Dave McNeely

Dave McNeely

Joe Biden’s runaway win in the South Carolina Democratic presidential primary Feb. 29 revitalized what had been a flagging campaign.

It reminded of Bill Clinton in 1992’s make-or-break New Hampshire primary. After bombing earlier in Iowa, Clinton followed aide Paul Begala’s suggestion, and declared that New Hampshire’s Democratic voters, awarding him second place, had made him “The Comeback Kid.”

Biden in South Carolina, with the crucial help of African-American U.S. House Majority Whip Jim Clyburn endorsing him three days before the election, got almost triple the vote of Vermont U.S. Sen. Bernie Sanders, the leader after the first three primaries,

There were questions after that stunning comeback on Saturday whether Biden could continue it three days later on Super Tuesday – March 3 – primaries in 14 states, including Texas, and American Samoa.

But, after the polls closed in South Carolina, billionaire Tom Steyer dropped out – even as his TV ads were still running in Texas.

On Sunday, former South Bend, Indiana, Mayor Pete Buttigieg dropped out.

On Monday, Minnesota U.S. Sen Amy Klobuchar followed suit.

Both backed Biden, along with former Texas presidential candidate Beto O’Rourke, at a rally Monday night in Dallas.

On Super Tuesday, Biden led in 10 of the 14 states – including Texas – and captured a 70 to 80 lead over Sanders after the 1,344 pledged delegates were figured in.

Moderate Democrats consolidated behind former President Barack Obama’s vice president, as an alternative to the self-declared Democratic Socialist.

The day after Super Tuesday, multi-billionaire Mike Bloomberg, the former longtime mayor of New York City who had spent half a billion dollars advertising his candidacy – threw in the towel.

He also endorsed Biden – and indicated he would keep spending hundreds of millions to help Biden, and down-ballot Democratic candidates for congress and state legislatures.

By Sunday, California Sen. Kamala Harris, who had folded her campaign in December, also endorsed Biden.

An African-American woman is definitely a potential running mate should Biden win.

Two-thirds of the Democrats’ pledged delegates will be chosen in the next few weeks and months.

On Tuesday, March 10, six states voted – Idaho, Michigan, Mississippi, Missouri, North Dakota and Washington.

The following Tuesday, March 17, features four – Arizona, Florida, Illinois, and Ohio. On March 24 is Georgia.

This should be exciting.

# # #

Dems sue, charging GOP-created voter impediments...

The Texas Democratic Party has sued a total of four times, alleging Republicans passed laws to make it more difficult for Democratic-leaning voters to vote.

The latest suit, filed March 5 in federal court in Laredo, says Republicans doing away with straight-ticket voting “will be a disaster for Texas elections.”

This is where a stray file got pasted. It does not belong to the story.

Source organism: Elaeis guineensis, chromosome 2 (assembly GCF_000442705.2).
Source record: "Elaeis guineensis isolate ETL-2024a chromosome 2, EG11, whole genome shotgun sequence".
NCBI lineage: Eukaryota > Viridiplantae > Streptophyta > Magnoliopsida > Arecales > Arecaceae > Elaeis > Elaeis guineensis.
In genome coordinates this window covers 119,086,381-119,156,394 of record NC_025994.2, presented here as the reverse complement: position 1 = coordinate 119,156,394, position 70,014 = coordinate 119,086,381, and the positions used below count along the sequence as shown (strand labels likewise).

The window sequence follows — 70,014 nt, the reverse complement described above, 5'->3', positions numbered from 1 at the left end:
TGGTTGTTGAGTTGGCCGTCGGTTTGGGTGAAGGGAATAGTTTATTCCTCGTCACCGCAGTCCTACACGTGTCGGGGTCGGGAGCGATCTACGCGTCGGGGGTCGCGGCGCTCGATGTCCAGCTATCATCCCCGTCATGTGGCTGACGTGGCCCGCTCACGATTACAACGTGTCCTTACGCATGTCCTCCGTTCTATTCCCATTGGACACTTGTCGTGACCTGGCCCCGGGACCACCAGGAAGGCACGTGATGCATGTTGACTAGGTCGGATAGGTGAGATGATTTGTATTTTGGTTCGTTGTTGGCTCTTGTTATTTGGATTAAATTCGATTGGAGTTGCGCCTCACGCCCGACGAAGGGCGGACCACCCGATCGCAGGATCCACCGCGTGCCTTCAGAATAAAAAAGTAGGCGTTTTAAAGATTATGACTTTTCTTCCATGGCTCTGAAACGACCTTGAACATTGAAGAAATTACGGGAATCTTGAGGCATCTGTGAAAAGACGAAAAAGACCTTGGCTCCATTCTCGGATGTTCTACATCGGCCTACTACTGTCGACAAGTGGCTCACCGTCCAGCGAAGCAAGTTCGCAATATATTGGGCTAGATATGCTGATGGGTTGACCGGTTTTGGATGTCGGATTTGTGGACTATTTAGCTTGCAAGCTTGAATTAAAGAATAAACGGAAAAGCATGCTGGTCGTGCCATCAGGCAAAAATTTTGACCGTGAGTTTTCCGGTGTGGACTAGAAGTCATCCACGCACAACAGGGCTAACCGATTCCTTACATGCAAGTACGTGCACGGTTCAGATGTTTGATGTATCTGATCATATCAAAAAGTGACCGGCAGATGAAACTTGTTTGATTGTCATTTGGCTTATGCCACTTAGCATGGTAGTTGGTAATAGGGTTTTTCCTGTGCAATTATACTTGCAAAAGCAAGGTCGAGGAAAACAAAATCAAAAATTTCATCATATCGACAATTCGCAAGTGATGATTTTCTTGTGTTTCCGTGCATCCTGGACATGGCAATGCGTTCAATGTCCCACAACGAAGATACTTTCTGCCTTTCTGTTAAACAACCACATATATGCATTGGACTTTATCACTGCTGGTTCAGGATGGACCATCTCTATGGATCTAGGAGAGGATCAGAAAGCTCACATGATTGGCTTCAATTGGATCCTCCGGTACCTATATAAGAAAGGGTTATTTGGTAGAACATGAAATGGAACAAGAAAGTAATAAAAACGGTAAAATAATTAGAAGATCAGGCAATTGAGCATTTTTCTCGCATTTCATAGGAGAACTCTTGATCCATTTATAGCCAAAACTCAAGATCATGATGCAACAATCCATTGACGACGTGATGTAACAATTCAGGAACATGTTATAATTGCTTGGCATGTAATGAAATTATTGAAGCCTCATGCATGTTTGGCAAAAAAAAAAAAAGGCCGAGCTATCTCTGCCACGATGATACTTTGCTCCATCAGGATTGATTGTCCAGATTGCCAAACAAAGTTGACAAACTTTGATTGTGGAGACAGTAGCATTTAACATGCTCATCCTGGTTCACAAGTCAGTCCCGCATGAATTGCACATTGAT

The change was passed in 2017 by the Republican-dominated legislature, to take effect in 2020, with Democrats opposing it.

The Democrats said that will lengthen waiting times at polling places, and especially impact African-American and Latino voters, who lean Democratic, and tend to live in urban areas with long ballots.

Republicans argued the change would require people to cast more thoughtful votes on down-ballot races.

“Texas has recklessly created a recipe for disaster at the polls in 2020,” the Democrats’ suit charges.

It points out that in 2018 elections, about two-thirds of voters cast straight-ticket ballots, which allows voting for all candidates in a party by pressing one button or pulling one lever.

Particularly in urban areas, voters can be faced with “as many as 80 races or referendum issues,” the suit says.

“Without the option of voting straight-ticket,” the suit says, “the excessive length of Texas’ ballots creates a significant risk that voters will fail to cast votes in every down-ballot race.”

Also, with 2020 predicted to attract the highest number of votes in history, “Texas’ long polling-place lines are poised to get much worse,” the suit says.

Democrats have filed three other lawsuits in recent months charging a concerted effort by Republican officials to limit the participation of Democratic-leaning voters.

– In October, the Democrats challenged a law that does away with mobile early voting sites, by requiring that every early voting site must stay open every day of early voting.

Democrats say this punishes college students, the elderly, and people with transportation difficulties.

– In November, the Democrats sought to overturn a longtime requirement that every candidate belonging to the governor’s political party be listed first on general-election ballots.

Democrats said this gives candidates of Republican Gov. Greg Abbott’s party an unfair advantage.

– In January, a lawsuit seeks to ban a state rule outlawing electronic signatures on voter registration forms. That led to more than 2,400 applications being rejected days before the registration deadline for the 2018 elections.

Also, the Secretary of State’s office, which oversees election law, accepts electronic signatures in other instances.

All four lawsuits were joined by the national Democratic Senatorial and Congressional Campaign Committees.

McNeely is the dean of the Texas Capitol press corps. Contact McNeely at davemcneely111@gmail.com or 512/458-2963.

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